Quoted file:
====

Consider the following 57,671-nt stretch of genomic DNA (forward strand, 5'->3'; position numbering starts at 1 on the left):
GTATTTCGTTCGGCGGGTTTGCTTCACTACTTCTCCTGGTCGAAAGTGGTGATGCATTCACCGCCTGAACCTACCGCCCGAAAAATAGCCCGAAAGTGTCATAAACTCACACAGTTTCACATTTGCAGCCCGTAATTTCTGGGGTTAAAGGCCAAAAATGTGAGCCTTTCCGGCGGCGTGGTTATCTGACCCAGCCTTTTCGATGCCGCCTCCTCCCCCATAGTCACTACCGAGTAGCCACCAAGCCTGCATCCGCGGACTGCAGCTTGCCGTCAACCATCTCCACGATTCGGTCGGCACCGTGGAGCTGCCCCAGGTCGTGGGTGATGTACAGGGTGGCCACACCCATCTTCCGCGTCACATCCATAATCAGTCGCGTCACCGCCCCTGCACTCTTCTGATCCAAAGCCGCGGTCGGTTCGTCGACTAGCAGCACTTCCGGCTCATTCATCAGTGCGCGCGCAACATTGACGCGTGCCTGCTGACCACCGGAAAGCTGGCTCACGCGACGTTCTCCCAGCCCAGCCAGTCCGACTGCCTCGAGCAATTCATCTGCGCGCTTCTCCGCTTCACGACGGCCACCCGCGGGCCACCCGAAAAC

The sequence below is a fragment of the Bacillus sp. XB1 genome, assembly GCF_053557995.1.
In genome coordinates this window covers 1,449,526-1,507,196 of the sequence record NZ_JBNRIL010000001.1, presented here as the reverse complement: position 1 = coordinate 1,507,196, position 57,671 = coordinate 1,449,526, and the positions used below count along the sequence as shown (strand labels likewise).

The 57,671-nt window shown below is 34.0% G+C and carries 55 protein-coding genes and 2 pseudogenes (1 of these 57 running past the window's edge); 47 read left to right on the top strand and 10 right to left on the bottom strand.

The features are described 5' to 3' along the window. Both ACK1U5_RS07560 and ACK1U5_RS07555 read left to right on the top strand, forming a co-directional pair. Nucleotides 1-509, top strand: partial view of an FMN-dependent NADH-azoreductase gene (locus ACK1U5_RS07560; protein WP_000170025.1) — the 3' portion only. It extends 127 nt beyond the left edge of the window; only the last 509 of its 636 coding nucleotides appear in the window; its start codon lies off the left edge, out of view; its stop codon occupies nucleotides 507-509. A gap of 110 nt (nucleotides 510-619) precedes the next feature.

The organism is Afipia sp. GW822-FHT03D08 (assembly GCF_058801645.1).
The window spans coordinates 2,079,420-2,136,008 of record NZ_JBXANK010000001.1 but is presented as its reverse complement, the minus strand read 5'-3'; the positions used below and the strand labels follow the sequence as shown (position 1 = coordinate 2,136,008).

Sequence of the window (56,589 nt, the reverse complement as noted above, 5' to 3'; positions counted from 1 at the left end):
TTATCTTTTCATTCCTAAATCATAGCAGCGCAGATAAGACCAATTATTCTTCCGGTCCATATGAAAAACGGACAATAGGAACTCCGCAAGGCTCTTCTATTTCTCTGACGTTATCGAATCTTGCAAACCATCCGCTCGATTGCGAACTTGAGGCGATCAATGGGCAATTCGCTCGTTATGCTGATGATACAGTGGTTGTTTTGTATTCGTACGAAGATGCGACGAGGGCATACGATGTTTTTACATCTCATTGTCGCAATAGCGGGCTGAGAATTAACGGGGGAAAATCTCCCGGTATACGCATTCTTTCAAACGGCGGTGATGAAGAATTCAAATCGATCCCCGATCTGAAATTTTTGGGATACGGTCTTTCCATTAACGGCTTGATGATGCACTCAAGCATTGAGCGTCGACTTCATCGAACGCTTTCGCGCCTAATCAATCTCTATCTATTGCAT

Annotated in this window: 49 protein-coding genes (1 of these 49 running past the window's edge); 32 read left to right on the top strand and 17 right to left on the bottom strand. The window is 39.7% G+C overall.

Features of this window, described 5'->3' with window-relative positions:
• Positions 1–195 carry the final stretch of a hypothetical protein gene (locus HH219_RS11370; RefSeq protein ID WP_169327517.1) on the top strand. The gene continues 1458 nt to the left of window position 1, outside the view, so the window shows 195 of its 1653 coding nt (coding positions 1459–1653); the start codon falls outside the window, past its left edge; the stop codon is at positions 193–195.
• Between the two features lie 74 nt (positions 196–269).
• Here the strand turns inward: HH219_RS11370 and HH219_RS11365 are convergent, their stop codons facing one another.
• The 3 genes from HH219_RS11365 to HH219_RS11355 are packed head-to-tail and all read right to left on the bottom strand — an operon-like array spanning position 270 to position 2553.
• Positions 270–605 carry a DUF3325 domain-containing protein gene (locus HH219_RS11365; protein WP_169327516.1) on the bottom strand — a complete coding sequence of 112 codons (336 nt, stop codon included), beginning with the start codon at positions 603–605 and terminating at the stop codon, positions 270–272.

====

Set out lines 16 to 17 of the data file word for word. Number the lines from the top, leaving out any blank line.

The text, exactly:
• The 3 genes from HH219_RS11365 to HH219_RS11355 are packed head-to-tail and all read right to left on the bottom strand — an operon-like array spanning position 270 to position 2553.
• Positions 270–605 carry a DUF3325 domain-containing protein gene (locus HH219_RS11365; protein WP_169327516.1) on the bottom strand — a complete coding sequence of 112 codons (336 nt, stop codon included), beginning with the start codon at positions 603–605 and terminating at the stop codon, positions 270–272.